The female quail has an overall duller brown plumage in comparison to the male, with dark upper parts. She has the same black and white face patterning as the male but it is a more mottled brown and reddish-brown color. Like the male she also has a reddish-brown colored crest that covers the nape and she is touched all over with reddy-white streaks. The Montezuma quail is unlike any other quail because of its plumage and head shape. The female is however similar to the female Northern Bobwhite but the Montezuma quail has a darker belly.
These quails are secretive birds and it takes one quite a while to spot them in the grassy oak woodlands in the American Southwest and western Mexico. These beautiful birds in America are under threat because of the extensive habitat degradation and destruction that has taken place as well as the increased hunting that is taking place. Conservation efforts are being made to ensure the survival of a number of species of quails, including the fascinating Montezuma Quail.
Known for being the smallest of all birds, the Bee Hummingbird (Mellisuga helenae) weighs only about 1.8 grams and is about 5 cm (2 inches) in length. The male of the species is smaller than the female and it is only found on Isle of Pines and in Cuba. Unfortunately this pretty little bird is classified as Threatened due to diminishing numbers in more recent years. The decrease in Bee Hummingbird populations have been brought about mainly by loss of habitat due to crop farming, timber felling and livestock farming. These forms of human encroachment have negatively impacted on the subtropical and tropical forests and swamplands that sustain the Bee Hummingbird, causing the bird to be confined to limited suitable habitats.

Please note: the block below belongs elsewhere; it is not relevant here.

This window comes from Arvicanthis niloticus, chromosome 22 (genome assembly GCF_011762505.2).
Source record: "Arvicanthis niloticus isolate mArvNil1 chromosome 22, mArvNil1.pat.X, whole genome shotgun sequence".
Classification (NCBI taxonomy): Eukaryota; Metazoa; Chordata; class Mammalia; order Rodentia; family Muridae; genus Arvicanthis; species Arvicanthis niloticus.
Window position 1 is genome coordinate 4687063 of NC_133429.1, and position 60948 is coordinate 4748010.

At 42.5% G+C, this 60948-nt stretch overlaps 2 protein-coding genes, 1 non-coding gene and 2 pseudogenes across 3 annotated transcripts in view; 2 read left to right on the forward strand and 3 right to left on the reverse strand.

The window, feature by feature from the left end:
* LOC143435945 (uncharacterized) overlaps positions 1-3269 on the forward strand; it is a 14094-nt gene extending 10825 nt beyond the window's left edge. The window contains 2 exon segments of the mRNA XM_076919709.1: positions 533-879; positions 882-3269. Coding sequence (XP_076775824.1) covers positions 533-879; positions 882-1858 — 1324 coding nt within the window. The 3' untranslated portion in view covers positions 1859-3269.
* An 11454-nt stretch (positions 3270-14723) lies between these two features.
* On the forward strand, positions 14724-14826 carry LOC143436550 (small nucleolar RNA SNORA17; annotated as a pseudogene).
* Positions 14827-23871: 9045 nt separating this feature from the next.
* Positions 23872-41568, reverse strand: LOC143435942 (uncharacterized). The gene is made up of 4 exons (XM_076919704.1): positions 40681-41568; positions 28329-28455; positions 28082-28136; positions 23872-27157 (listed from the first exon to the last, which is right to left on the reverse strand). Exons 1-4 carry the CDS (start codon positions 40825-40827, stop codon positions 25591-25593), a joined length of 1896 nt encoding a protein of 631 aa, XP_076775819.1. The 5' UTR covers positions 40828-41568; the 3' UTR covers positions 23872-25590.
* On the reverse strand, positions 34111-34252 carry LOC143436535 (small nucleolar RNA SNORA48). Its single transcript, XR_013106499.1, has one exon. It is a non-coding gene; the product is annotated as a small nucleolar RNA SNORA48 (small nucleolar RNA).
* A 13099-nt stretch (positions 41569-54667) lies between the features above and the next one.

The male Bee Hummingbird has spectacular coloring. His entire head and throat are an iridescent red-pink and he has elongated lateral plumes. The top of his body is bluish in color while his underparts are a grayish white. These colors only become evident during breeding season and are shed shortly afterward. Non-breeding males have blue spots on their wingtips and black tail tips which helps to differentiate them from the females which have white spots on their tail feathers. The female is less spectacularly colored, having only a blue-green back and grayish underbelly and generally looking somewhat disheveled.
Despite its diminutive size, the Bee Hummingbird is an amazing creature. In flight it beats its wings as many as 80 times per a second. What’s more, when it is involved in a courtship display a male hummingbirds wings may beat as many as 200 times per a second! In order to pump blood around its tiny little body, the Bee Hummingbird’s heart rate is spectacularly fast. In fact, it is the second fastest of all animals. It has less feathers than all other birds, as well as the highest body temperature of all birds, eating up to half its body mass in one day. It also drinks plenty of water – consuming roughly eight times its body mass on a daily basis. The Bee Hummingbird eats mainly nectar and insects, nesting in woodlands, shrubbery and gardens.